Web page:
Strategies to Combating Climate Change Must Include Biofuels

Recently, world leaders from the United States and more than 170 other countries met at the United Nations to sign an historic accord demanding urgent action to combat climate change. The landmark agreement marks a major milestone in international efforts to decarbonize the world’s energy supplies and to prevent a disastrous increase in global temperatures. To be successful, these efforts can and must address the transportation fuels that contribute a quarter of all human-made carbon dioxide emissions.

Fortunately, a decade ago Congress created the Renewable Fuel Standard (RFS), which is an on-ramp for low-carbon fuels. Thanks to this policy, we now have the capacity to offer motorists a clean choice at the gas pump while reducing the need and the cost for imported oil. By gradually increasing the share of renewable fuel in our gas tanks, the RFS has proven to be the single most effective policy tool in our arsenal to decarbonize liquid fuels, which remain one of America’s largest sources of greenhouse gas emissions.

Other policy options, including the deployment of electric vehicles, will play a major role in reducing emissions. However, even with a continuous commitment by policymakers, consumers and industry, phasing out the current fleet of internal combustion engines and building the energy infrastructure required to power a new generation of vehicles will span multiple decades. To have an immediate and lasting impact on global emissions, it is essential that policymakers embrace tools like the RFS that can go to work immediately, replacing the fuel in today’s gas tanks with sustainable, clean-burning alternatives.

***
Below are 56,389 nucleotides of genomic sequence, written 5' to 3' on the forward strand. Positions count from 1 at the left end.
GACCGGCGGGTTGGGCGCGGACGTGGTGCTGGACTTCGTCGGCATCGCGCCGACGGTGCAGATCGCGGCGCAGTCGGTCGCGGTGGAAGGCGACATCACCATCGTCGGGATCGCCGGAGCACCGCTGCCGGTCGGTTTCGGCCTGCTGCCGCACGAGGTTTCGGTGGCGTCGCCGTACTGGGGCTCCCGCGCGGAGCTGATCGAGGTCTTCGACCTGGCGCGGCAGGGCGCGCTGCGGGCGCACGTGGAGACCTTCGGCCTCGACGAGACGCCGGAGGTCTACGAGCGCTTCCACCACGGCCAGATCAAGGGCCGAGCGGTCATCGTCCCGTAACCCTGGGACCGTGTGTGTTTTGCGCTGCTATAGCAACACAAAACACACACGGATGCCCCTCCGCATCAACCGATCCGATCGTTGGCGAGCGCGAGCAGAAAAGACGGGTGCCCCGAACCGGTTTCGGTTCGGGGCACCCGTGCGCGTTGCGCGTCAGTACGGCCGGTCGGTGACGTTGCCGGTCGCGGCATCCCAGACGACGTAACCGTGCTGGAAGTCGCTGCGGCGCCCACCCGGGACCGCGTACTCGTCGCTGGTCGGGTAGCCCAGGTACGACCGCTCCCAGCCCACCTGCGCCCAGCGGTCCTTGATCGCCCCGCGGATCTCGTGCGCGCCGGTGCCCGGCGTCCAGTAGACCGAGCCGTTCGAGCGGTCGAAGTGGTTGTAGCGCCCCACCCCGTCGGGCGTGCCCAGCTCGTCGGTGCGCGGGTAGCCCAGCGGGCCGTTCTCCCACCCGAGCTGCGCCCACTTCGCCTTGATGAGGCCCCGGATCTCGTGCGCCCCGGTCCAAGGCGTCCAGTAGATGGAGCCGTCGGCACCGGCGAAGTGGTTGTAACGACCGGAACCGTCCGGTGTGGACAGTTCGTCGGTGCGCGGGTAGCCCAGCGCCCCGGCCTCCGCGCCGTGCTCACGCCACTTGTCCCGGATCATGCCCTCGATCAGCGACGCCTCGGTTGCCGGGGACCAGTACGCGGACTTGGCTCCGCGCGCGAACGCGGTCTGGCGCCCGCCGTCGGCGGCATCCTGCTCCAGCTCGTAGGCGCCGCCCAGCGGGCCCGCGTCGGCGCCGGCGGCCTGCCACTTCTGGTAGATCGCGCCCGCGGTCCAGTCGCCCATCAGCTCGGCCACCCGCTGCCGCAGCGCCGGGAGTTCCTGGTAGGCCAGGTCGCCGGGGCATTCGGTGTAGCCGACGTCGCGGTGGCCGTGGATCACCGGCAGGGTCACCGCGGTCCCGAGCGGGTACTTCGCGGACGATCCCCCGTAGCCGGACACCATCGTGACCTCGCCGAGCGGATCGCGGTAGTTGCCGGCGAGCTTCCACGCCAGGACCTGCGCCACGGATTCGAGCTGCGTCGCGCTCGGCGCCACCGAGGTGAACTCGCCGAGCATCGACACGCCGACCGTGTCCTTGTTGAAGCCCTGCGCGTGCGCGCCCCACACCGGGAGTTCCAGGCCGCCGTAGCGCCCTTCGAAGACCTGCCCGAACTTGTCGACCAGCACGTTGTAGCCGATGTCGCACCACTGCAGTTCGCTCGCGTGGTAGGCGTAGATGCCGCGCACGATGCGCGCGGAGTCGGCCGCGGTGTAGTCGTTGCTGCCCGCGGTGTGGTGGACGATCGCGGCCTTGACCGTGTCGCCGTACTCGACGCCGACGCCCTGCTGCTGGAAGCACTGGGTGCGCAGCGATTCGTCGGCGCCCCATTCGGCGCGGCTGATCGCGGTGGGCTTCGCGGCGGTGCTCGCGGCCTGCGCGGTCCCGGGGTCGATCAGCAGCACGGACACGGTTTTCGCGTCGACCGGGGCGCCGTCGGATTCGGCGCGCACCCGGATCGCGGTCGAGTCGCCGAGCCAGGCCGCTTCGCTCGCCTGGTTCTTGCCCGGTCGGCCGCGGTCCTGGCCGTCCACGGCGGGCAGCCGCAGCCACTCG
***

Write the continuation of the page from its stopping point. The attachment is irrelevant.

Already, current U.S. blends of 10 percent ethanol allow American drivers to avoid over 40 million tons of CO2 emissions. Blends beyond 10 percent ethanol will increase these benefits.  New technologies are allowing every gallon of biofuel to achieve higher carbon savings. These technologies are the direct result of investments by companies like DuPont that are working to produce clean-burning alternatives from resources such as agricultural residues and other cellulosic biomass.

Today’s corn-based ethanol already produces fewer greenhouse gas emissions over its full life cycle – from field to wheel – than regular gasoline, reducing emissions by 34 percent. Second-generation cellulosic ethanol is substantially more efficient and getting better every day. In fact, DuPont’s new plant in Iowa will produce fuel with at least 90 percent lower carbon emissions than conventional gasoline.

Accelerating this progress requires a commitment by policymakers to drive to specific goals and to implement them across large markets. These polices provide the stability and economic driver needed to decarbonize our fuel supplies. That is why entrenched interests have worked aggressively to undermine the RFS and preserve the status quo. However, relying exclusively on oil as our only source of transportation fuel will never help us reduce human-made greenhouse-gas emissions or clean our air.

The choice is clear, and it is critical that all industries work together to support all forms of low carbon transportation. Allowing those efforts to be diverted or divided will only guarantee that America misses its last, best chance to revolutionize the entire energy sector and meet the aggressive climate goals that world leaders now recognize as vital to success in the fight against climate change.

With the RFS, America has shown that it is possible to embrace alternative energy supplies without harming consumers. Science holds the answers. Biofuels are a part of the solution now, and they belong at the center of any serious plan to protect our planet for future generations.

Jan Koninckx is global business director for biofuels for DuPont Industrial Biosciences.